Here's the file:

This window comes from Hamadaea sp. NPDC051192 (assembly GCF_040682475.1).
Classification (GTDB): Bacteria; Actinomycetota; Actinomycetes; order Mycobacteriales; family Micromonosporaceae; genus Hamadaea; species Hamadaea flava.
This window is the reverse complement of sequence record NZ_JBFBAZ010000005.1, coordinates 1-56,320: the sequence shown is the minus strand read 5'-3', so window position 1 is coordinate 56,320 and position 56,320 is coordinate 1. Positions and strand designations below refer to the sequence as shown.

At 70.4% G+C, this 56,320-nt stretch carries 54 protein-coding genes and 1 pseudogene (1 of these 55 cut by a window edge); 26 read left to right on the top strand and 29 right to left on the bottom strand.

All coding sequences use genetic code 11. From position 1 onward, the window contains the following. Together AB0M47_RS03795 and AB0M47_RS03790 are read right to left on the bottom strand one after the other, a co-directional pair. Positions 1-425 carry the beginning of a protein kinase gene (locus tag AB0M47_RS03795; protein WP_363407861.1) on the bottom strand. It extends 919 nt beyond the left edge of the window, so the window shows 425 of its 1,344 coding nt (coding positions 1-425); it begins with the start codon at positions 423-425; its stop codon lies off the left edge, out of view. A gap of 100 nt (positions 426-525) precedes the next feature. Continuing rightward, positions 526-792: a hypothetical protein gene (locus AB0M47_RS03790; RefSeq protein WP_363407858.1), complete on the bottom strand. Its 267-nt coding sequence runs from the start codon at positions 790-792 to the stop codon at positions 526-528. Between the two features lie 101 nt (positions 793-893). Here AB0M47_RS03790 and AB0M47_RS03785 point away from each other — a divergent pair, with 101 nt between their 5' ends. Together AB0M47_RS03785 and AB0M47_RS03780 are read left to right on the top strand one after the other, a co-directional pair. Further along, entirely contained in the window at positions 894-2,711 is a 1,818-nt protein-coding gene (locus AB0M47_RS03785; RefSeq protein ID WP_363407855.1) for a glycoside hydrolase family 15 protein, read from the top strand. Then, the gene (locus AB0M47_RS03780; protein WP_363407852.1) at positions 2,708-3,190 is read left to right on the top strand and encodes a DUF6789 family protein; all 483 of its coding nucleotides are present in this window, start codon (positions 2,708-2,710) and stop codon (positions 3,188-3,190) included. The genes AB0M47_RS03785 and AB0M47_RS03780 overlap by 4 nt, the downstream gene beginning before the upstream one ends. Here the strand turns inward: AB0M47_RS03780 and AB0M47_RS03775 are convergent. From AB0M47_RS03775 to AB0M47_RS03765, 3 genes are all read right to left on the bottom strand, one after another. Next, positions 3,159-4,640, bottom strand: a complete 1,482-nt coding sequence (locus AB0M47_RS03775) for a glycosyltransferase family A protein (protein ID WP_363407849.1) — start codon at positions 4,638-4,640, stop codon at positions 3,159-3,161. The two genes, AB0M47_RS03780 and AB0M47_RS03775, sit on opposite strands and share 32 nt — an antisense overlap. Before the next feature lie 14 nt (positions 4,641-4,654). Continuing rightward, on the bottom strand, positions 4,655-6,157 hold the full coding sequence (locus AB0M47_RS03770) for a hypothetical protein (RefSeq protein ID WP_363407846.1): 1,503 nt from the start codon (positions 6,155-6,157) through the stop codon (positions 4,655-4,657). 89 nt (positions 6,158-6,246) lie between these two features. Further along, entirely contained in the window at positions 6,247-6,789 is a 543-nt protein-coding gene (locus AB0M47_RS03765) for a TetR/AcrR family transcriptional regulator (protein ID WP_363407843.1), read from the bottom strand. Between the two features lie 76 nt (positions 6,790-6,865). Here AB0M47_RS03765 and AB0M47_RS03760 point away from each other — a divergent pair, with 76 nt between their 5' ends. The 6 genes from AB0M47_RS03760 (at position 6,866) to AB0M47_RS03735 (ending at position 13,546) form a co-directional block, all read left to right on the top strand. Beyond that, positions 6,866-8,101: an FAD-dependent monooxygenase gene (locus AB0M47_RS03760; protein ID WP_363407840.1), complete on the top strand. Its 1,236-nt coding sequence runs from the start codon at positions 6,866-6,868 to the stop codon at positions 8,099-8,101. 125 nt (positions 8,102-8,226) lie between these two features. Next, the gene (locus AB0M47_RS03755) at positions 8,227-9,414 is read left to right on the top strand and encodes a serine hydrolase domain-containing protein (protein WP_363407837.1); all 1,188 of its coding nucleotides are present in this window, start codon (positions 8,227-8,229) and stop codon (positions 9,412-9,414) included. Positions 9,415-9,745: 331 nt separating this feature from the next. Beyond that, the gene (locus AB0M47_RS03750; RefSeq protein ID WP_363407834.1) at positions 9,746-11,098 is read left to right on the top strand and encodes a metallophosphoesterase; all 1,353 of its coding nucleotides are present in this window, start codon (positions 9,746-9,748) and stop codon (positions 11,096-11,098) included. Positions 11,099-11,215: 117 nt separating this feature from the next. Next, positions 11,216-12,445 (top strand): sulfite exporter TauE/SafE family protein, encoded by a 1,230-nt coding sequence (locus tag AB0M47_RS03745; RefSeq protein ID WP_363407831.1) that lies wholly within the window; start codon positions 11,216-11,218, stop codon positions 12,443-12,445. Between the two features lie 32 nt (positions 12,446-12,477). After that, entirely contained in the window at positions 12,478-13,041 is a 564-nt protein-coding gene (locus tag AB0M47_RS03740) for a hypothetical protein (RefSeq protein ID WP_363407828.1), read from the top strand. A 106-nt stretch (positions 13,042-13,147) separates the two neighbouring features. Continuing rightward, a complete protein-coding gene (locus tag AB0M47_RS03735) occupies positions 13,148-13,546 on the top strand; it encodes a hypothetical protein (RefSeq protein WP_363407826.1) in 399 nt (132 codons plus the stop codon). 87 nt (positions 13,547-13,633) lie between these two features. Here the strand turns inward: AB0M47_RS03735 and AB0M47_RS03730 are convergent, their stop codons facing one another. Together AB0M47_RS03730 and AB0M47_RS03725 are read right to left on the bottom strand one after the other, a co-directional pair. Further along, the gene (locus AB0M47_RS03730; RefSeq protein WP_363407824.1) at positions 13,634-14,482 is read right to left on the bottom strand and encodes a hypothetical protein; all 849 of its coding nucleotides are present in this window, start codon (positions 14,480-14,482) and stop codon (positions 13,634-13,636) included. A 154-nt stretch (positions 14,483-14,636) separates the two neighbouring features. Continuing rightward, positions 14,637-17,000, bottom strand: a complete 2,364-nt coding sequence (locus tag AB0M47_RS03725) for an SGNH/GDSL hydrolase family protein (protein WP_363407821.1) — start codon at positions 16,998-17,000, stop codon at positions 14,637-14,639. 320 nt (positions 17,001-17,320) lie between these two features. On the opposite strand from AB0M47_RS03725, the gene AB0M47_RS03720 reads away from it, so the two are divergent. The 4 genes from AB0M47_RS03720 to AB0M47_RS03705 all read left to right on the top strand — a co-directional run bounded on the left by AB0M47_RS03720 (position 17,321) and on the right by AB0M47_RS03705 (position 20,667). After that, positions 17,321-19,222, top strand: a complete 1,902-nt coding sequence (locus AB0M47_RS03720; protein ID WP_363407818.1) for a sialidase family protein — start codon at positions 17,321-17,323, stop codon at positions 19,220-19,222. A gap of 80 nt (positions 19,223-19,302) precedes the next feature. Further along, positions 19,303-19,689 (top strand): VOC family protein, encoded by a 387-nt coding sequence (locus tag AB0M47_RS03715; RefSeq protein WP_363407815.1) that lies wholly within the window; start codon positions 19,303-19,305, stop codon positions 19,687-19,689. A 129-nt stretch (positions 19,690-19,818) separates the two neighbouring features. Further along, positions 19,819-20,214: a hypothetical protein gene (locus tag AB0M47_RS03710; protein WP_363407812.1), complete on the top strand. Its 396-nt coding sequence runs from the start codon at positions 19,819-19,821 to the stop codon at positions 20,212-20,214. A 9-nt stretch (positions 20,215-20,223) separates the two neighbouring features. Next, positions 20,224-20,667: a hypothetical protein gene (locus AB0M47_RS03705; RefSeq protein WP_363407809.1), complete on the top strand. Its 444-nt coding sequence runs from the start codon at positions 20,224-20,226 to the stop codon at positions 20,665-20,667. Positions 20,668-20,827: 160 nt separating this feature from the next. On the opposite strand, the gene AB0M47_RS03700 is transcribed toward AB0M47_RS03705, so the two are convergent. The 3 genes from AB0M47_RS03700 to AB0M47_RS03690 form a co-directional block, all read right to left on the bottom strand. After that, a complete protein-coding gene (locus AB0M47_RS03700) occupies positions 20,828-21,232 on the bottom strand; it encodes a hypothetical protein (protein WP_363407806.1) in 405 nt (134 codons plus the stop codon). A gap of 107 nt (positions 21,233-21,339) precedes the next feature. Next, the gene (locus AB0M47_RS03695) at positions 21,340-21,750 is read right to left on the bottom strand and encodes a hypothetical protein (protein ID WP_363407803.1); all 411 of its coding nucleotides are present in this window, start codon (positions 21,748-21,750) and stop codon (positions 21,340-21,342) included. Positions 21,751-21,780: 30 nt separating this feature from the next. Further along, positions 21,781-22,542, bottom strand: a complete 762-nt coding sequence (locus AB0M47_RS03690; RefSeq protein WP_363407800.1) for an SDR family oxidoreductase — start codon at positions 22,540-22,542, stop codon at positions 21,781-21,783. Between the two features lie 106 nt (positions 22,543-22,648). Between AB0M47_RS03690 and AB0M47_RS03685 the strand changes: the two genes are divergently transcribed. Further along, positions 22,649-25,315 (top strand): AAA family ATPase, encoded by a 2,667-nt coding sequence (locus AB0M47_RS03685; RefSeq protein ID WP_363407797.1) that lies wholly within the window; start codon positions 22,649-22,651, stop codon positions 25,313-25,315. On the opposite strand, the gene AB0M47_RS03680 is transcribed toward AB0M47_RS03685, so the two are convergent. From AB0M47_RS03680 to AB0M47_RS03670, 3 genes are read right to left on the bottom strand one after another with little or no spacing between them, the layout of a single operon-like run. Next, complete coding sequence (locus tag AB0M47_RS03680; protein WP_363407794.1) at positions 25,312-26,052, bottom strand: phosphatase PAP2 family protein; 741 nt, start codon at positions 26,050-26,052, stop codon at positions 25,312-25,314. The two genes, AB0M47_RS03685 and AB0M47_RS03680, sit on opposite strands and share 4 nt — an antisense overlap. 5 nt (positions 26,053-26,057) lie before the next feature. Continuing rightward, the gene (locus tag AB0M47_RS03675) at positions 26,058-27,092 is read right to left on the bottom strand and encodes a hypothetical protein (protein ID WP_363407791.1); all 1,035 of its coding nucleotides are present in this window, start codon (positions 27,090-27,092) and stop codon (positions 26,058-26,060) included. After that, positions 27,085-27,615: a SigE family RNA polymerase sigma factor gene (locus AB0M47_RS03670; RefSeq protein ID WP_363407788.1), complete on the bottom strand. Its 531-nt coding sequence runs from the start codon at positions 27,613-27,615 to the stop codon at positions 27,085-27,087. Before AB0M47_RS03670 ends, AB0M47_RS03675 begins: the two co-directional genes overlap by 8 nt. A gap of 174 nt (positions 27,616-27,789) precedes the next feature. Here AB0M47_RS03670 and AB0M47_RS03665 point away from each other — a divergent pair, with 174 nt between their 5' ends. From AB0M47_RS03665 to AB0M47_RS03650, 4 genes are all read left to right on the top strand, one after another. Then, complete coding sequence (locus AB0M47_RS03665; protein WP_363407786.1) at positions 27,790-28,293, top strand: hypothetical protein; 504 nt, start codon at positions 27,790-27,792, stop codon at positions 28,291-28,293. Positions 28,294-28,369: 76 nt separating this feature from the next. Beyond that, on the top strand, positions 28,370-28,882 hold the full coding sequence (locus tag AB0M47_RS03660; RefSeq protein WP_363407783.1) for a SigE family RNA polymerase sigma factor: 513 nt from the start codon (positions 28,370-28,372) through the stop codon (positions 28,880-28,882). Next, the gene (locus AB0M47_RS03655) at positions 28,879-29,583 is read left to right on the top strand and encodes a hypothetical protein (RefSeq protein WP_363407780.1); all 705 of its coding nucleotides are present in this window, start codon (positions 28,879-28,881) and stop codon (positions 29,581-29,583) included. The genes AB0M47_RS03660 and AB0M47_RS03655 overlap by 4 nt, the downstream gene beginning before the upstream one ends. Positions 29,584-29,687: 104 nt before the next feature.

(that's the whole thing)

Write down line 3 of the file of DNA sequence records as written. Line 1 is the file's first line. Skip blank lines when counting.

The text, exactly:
This window is the reverse complement of sequence record NZ_JBFBAZ010000005.1, coordinates 1-56,320: the sequence shown is the minus strand read 5'-3', so window position 1 is coordinate 56,320 and position 56,320 is coordinate 1. Positions and strand designations below refer to the sequence as shown.